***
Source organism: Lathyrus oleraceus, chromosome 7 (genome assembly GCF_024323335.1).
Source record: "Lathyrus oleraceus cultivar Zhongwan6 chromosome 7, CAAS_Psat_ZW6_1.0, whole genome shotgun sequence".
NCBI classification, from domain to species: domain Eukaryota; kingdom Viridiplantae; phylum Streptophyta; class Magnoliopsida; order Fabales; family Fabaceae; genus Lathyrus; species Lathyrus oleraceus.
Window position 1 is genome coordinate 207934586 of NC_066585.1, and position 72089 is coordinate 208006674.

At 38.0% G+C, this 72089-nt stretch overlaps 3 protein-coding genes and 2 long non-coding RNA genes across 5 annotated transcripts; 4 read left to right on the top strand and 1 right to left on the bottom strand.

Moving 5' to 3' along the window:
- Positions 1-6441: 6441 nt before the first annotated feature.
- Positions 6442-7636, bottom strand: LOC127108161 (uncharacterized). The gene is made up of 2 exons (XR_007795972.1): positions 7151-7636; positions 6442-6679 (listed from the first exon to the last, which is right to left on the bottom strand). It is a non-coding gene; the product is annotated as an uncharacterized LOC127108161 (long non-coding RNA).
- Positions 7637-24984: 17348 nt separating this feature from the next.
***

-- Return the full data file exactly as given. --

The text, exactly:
Source organism: Lathyrus oleraceus, chromosome 7 (genome assembly GCF_024323335.1).
Source record: "Lathyrus oleraceus cultivar Zhongwan6 chromosome 7, CAAS_Psat_ZW6_1.0, whole genome shotgun sequence".
NCBI classification, from domain to species: domain Eukaryota; kingdom Viridiplantae; phylum Streptophyta; class Magnoliopsida; order Fabales; family Fabaceae; genus Lathyrus; species Lathyrus oleraceus.
Window position 1 is genome coordinate 207934586 of NC_066585.1, and position 72089 is coordinate 208006674.

At 38.0% G+C, this 72089-nt stretch overlaps 3 protein-coding genes and 2 long non-coding RNA genes across 5 annotated transcripts; 4 read left to right on the top strand and 1 right to left on the bottom strand.

Moving 5' to 3' along the window:
- Positions 1-6441: 6441 nt before the first annotated feature.
- Positions 6442-7636, bottom strand: LOC127108161 (uncharacterized). The gene is made up of 2 exons (XR_007795972.1): positions 7151-7636; positions 6442-6679 (listed from the first exon to the last, which is right to left on the bottom strand). It is a non-coding gene; the product is annotated as an uncharacterized LOC127108161 (long non-coding RNA).
- Positions 7637-24984: 17348 nt separating this feature from the next.